“I never claimed that I took no action,” he smiled, drawing his hand out of his pocket and displaying my watch resting in the palm.
“Holmes!” I exclaimed. “How on earth did you...?”
“I flatter myself that my skills as a pickpocket are at least equal to those of she who took it from you originally,” he laughed.
“‘She’?” I asked, somewhat taken aback.
“Yes, the woman with the child whom you saved from the wheels of the omnibus.”
“I cannot believe it!” I retorted. “The mother of that sweet little child!”
“That was not her child. As you saw, I hired a cab and followed her cab, which stopped, with the child leaving it, it a little after it reached the Park. A woman, dressed in a style not in keeping with the child’s clothing, met it and led it away by the hand. I was more interested, as you can imagine, in the woman, and continued following her cab, which drove on, passing Baker Street, and then turned down the Edgware Road, dropping its fare at Marble Arch. I alighted, and followed her to her house in Upper Grosvenor Street, where the door was opened for her by a liveried footman.”
“But my watch!” I cried. “What of that?”
“I had observed her while she embraced the child. She had a small pair of strong scissors which she used to sever your watch chain before removing the watch itself from your pocket.”
“How did you come to observe that?”
“I was expecting something of the sort. It was obvious to me that she was not the mother of that child,” he replied enigmatically. “Her action in pushing the child into the roadway hardly makes her appear a loving parent,” he added in explanation.
“Holmes, you cannot be serious in making that accusation! That would have been murder if the results had been other than what they were.”
He shrugged in reply. “I believe she chose her time to carry out her deed precisely in the expectation that there would be time for an active man, such as yourself, to rescue the child. I believe she could have performed the rescue herself had you been a little slower.”
“And the watch?” I asked again.
“I marked the location in her clothing where she secreted it, and retrieved it from there when I helped her into the cab. In my early days, I acquired a certain small skill in picking pockets from a man who was a true master of the art. Sadly, he is no longer plying his trade. He has reformed his ways, and is currently the pastor of a small evangelical church in the Midlands, where his flock have no knowledge of his past. This means that I am now unable to call on his services as I was accustomed to do.”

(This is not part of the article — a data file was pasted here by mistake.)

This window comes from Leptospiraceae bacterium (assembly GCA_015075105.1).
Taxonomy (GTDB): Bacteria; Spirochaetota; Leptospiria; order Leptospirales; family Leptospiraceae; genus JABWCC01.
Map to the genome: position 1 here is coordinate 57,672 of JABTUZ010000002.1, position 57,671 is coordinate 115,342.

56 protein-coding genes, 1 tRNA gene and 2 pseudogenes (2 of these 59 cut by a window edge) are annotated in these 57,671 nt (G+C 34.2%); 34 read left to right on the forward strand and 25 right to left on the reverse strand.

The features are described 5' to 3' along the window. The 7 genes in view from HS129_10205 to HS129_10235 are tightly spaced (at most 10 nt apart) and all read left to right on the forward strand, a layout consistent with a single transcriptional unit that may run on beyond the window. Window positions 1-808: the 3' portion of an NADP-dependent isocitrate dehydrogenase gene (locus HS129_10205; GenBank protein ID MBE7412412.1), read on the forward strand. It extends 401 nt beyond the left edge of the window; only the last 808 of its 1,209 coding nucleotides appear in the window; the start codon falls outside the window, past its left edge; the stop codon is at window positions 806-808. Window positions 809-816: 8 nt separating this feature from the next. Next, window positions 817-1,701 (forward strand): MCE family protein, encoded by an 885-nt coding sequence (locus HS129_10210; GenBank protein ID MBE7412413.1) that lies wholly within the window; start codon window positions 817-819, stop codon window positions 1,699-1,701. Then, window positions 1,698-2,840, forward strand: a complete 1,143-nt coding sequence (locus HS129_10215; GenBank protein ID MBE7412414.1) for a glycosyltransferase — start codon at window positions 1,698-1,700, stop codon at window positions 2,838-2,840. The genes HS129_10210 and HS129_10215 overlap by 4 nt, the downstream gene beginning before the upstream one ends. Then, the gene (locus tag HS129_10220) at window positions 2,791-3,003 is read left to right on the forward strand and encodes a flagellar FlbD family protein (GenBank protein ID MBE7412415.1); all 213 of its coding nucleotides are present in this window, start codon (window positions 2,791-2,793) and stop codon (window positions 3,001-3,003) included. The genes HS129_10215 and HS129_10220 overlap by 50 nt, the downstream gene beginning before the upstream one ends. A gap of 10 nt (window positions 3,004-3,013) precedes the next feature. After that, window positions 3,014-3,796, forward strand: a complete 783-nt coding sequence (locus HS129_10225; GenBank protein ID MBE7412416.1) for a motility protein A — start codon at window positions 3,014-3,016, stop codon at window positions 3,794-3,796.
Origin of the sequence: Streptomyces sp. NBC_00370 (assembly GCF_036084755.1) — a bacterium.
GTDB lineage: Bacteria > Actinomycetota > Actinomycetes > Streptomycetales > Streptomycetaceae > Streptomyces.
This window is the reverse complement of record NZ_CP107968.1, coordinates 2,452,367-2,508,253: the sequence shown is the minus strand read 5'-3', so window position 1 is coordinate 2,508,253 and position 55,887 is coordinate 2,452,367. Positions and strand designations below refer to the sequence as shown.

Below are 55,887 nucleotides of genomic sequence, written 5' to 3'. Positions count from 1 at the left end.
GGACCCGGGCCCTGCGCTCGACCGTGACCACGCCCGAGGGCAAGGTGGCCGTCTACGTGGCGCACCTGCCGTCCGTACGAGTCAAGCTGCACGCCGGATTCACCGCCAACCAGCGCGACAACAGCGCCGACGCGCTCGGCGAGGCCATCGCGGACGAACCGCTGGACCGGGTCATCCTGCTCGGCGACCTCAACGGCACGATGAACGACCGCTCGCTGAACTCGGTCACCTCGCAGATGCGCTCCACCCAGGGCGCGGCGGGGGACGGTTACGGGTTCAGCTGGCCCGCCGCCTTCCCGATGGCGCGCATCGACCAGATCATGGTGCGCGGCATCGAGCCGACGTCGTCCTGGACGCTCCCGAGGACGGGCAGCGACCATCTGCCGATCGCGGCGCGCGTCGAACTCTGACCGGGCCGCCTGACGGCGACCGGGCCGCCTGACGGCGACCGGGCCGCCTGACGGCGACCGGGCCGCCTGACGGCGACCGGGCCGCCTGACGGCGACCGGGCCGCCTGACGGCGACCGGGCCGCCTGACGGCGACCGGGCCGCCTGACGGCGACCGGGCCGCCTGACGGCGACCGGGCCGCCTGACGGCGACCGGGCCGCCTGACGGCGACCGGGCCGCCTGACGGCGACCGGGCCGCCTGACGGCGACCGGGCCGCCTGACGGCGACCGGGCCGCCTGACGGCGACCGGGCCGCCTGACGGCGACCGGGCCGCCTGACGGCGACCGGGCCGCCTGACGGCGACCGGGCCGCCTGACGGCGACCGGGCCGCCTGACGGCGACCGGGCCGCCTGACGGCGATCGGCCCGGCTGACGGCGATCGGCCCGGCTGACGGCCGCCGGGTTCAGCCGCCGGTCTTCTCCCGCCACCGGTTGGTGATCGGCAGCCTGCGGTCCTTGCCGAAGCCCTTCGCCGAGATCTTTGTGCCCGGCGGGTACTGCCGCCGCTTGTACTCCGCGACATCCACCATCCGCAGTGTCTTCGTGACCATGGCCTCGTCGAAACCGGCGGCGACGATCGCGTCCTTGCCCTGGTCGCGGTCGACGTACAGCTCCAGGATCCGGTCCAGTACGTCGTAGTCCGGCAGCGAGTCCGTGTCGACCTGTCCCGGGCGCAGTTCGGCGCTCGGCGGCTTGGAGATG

“Thank you,” I replied as he handed my watch to me, somewhat bewildered by this latest addition to my knowledge of Holmes’ skills and his acquaintances. “What do you make of the woman who took this from me?”
“She is unfamiliar to me,” admitted Holmes. “She appeared to me to be dressed fashionably, but I lack your interest in such matters, Watson.” His eyes twinkled as he said these words.
“She was indeed dressed in the height of fashion,” I declared. “The hat was of the very latest style, and I could not help but remark the gloves that she was wearing, with the coral buttons, which are a very recent trend.”
“So you would assume that she is a lady of some standing?” asked Holmes. “I would concur with that judgment, given what I observed. Since the front door was opened to her, and she had no occasion to ring, I think it is safe for me to assume that 45 Upper Grosvenor Street is her abode.” He strode to the bookcase and pulled down a thick reference volume – a directory of central London.
“That address is given here is that of the Marquess of Cirencester,” he declared. “But, if I recall correctly, the Marquess is of advanced years, and is childless. Be so good as to reach me that Debrett’s,” he requested. “As I thought, the Marquess and Marchioness are both over seventy years old and are childless. The woman we saw is known to them and the household, however, or the servant would never have opened the door to her.”
“A guest who is currently residing there” I hazarded.
“Obviously that must be the case,” replied Holmes. “Tell me, did you notice anything strange about the woman’s speech?”
“She hardly said anything.”